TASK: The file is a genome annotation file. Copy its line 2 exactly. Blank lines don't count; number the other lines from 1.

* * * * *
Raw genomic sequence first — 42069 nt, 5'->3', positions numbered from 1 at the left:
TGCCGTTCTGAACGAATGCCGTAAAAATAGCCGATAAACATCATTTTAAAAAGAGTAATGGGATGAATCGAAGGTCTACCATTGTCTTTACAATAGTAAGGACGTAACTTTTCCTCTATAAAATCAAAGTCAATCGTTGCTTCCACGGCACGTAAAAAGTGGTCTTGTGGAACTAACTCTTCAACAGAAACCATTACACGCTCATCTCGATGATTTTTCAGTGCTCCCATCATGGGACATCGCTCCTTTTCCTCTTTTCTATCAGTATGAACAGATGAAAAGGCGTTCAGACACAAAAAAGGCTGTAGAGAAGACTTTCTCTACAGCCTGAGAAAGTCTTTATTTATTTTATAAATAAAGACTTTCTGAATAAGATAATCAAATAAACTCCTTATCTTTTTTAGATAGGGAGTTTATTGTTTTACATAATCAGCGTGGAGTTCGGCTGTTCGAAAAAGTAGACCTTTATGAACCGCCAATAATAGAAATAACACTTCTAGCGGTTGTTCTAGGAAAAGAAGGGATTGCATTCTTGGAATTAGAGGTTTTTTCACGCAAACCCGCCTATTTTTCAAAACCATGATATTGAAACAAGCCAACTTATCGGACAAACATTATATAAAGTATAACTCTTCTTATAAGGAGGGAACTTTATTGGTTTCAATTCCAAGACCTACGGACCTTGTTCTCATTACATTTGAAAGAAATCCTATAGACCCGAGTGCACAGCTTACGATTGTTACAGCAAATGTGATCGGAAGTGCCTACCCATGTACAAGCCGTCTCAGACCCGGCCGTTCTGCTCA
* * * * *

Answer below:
TGCCGTTCTGAACGAATGCCGTAAAAATAGCCGATAAACATCATTTTAAAAAGAGTAATGGGATGAATCGAAGGTCTACCATTGTCTTTACAATAGTAAGGACGTAACTTTTCCTCTATAAAATCAAAGTCAATCGTTGCTTCCACGGCACGTAAAAAGTGGTCTTGTGGAACTAACTCTTCAACAGAAACCATTACACGCTCATCTCGATGATTTTTCAGTGCTCCCATCATGGGACATCGCTCCTTTTCCTCTTTTCTATCAGTATGAACAGATGAAAAGGCGTTCAGACACAAAAAAGGCTGTAGAGAAGACTTTCTCTACAGCCTGAGAAAGTCTTTATTTATTTTATAAATAAAGACTTTCTGAATAAGATAATCAAATAAACTCCTTATCTTTTTTAGATAGGGAGTTTATTGTTTTACATAATCAGCGTGGAGTTCGGCTGTTCGAAAAAGTAGACCTTTATGAACCGCCAATAATAGAAATAACACTTCTAGCGGTTGTTCTAGGAAAAGAAGGGATTGCATTCTTGGAATTAGAGGTTTTTTCACGCAAACCCGCCTATTTTTCAAAACCATGATATTGAAACAAGCCAACTTATCGGACAAACATTATATAAAGTATAACTCTTCTTATAAGGAGGGAACTTTATTGGTTTCAATTCCAAGACCTACGGACCTTGTTCTCATTACATTTGAAAGAAATCCTATAGACCCGAGTGCACAGCTTACGATTGTTACAGCAAATGTGATCGGAAGTGCCTACCCATGTACAAGCCGTCTCAGACCCGGCCGTTCTGCTCA